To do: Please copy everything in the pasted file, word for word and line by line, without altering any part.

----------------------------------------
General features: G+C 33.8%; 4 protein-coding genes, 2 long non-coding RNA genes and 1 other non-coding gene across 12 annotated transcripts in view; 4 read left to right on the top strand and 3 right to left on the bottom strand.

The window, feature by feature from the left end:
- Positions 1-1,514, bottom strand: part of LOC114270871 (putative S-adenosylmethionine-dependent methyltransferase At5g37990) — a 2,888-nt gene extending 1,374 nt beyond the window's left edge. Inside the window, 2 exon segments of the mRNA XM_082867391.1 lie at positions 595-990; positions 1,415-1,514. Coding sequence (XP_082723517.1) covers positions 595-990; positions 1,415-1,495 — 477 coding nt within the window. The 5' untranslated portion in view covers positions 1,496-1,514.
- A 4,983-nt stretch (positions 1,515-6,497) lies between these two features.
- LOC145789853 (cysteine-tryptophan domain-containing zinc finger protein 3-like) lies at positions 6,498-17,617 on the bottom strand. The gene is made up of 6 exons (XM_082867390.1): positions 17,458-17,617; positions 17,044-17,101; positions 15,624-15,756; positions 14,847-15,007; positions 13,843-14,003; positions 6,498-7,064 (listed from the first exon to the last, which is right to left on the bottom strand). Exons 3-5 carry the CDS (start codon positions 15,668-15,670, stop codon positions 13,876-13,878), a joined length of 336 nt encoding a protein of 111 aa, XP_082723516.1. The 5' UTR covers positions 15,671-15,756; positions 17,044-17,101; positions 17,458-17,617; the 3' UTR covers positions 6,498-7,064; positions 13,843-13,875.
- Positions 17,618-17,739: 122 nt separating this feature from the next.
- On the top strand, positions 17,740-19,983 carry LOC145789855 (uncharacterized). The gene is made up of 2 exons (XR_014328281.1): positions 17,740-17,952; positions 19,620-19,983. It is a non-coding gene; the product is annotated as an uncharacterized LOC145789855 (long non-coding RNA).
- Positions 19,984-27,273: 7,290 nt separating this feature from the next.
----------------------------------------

General features: G+C 33.8%; 4 protein-coding genes, 2 long non-coding RNA genes and 1 other non-coding gene across 12 annotated transcripts in view; 4 read left to right on the top strand and 3 right to left on the bottom strand.

The window, feature by feature from the left end:
- Positions 1-1,514, bottom strand: part of LOC114270871 (putative S-adenosylmethionine-dependent methyltransferase At5g37990) — a 2,888-nt gene extending 1,374 nt beyond the window's left edge. Inside the window, 2 exon segments of the mRNA XM_082867391.1 lie at positions 595-990; positions 1,415-1,514. Coding sequence (XP_082723517.1) covers positions 595-990; positions 1,415-1,495 — 477 coding nt within the window. The 5' untranslated portion in view covers positions 1,496-1,514.
- A 4,983-nt stretch (positions 1,515-6,497) lies between these two features.
- LOC145789853 (cysteine-tryptophan domain-containing zinc finger protein 3-like) lies at positions 6,498-17,617 on the bottom strand. The gene is made up of 6 exons (XM_082867390.1): positions 17,458-17,617; positions 17,044-17,101; positions 15,624-15,756; positions 14,847-15,007; positions 13,843-14,003; positions 6,498-7,064 (listed from the first exon to the last, which is right to left on the bottom strand). Exons 3-5 carry the CDS (start codon positions 15,668-15,670, stop codon positions 13,876-13,878), a joined length of 336 nt encoding a protein of 111 aa, XP_082723516.1. The 5' UTR covers positions 15,671-15,756; positions 17,044-17,101; positions 17,458-17,617; the 3' UTR covers positions 6,498-7,064; positions 13,843-13,875.
- Positions 17,618-17,739: 122 nt separating this feature from the next.
- On the top strand, positions 17,740-19,983 carry LOC145789855 (uncharacterized). The gene is made up of 2 exons (XR_014328281.1): positions 17,740-17,952; positions 19,620-19,983. It is a non-coding gene; the product is annotated as an uncharacterized LOC145789855 (long non-coding RNA).
- Positions 19,984-27,273: 7,290 nt separating this feature from the next.